It is often argued that typology is the archaeological equivalent to the biological taxonomy. This analogy has prompted many archaeologist to refer to allegedly hereditary patterns in shipbuilding by using terms like “extended family of boats”, an “archetype”, “cross-fertilization of shipbuilding traditions” or “hybrid types”.
While the metaphorical use of such terms is very popular, any admittance of the validity of the underlying concept is frowned upon. Thijs Maarleveld (1995, 4) most notably asserted that even those who do use such terminology “will promptly deny the suggestion that ships are liable to produce offspring”, while emphasizing instead “human decisions regarding continuity or adaptations”. At first glance, positions in favour of evolutionary analogies are ridiculed by this reductio ad absurdum. Upon closer consideration however, one will have to appreciate the extent to which human behaviour is restricted to tradition – i.e. inheritable practise. While things cannot reproduce, ideas can, and the latter become fossilized in the former.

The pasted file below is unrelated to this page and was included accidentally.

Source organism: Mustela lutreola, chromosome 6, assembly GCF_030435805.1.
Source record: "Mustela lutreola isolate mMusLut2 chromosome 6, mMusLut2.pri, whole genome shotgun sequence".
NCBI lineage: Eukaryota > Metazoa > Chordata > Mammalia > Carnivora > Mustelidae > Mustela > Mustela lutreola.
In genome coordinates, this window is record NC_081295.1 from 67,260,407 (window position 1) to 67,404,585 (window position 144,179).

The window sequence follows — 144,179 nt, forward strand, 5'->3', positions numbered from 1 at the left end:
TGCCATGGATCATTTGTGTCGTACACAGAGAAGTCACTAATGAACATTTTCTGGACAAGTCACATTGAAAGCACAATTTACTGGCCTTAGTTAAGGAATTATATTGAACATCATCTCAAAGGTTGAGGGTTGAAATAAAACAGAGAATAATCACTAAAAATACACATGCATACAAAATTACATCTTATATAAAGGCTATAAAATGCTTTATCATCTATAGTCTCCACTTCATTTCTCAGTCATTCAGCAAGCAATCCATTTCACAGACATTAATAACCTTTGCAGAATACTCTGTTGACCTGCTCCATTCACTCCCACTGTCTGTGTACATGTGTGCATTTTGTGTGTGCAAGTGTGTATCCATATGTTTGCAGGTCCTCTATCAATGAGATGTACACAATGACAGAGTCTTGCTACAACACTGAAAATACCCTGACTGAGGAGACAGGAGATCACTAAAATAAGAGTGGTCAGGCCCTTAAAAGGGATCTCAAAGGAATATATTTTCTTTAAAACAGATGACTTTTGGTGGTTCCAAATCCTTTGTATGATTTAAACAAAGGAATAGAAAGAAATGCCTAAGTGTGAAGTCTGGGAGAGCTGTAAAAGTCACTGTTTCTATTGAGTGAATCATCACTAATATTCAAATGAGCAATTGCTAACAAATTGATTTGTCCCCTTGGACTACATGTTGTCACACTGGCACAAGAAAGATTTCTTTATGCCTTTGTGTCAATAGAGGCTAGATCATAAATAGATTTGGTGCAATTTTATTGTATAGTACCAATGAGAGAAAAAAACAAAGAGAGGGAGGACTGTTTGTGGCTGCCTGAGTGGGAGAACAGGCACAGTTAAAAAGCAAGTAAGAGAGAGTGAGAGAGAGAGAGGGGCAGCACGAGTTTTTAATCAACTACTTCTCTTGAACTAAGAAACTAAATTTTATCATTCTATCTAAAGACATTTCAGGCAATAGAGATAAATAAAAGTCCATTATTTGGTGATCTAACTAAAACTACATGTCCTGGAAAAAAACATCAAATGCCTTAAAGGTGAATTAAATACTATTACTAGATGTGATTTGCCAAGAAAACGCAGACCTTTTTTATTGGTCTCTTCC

Therefore this case study re-examines the validity of conceptual evolution in shipbuilding traditions. There is a latent environmental determinism implied in evolutionary theory, but this is a reductionalist approach. The theory is far broader, and can help us to understand the underlying mechanisms in change or innovation, but also in conservatism and equilibrium.
Some of the topics discussed include:
- the role of social learning (apprenticeship) in a shipbuilding tradition (heritage constraint)
- maladaptive features as indicators of a biased transmission
- prestige-biased transmissions in shipbuilding
- homologous features and atavisms in shipbuilding
- cultural transmission of maladaptive social norms in shipbuilding (dual inheritance theory)
- type-fallacies and imagined conceptual lineages
Zwick, D., 2014: Conceptual Evolution in Ancient Shipbuilding: An Attempt to Reinvigorate a Shunned Theoretical Framework. In: J. Adams & J. Rönnby (eds.), Interpreting Shipwrecks: Maritime Archaeology Approaches (Southampton Monographs in Archaeology New Series 4). Southampton: Highfield Press.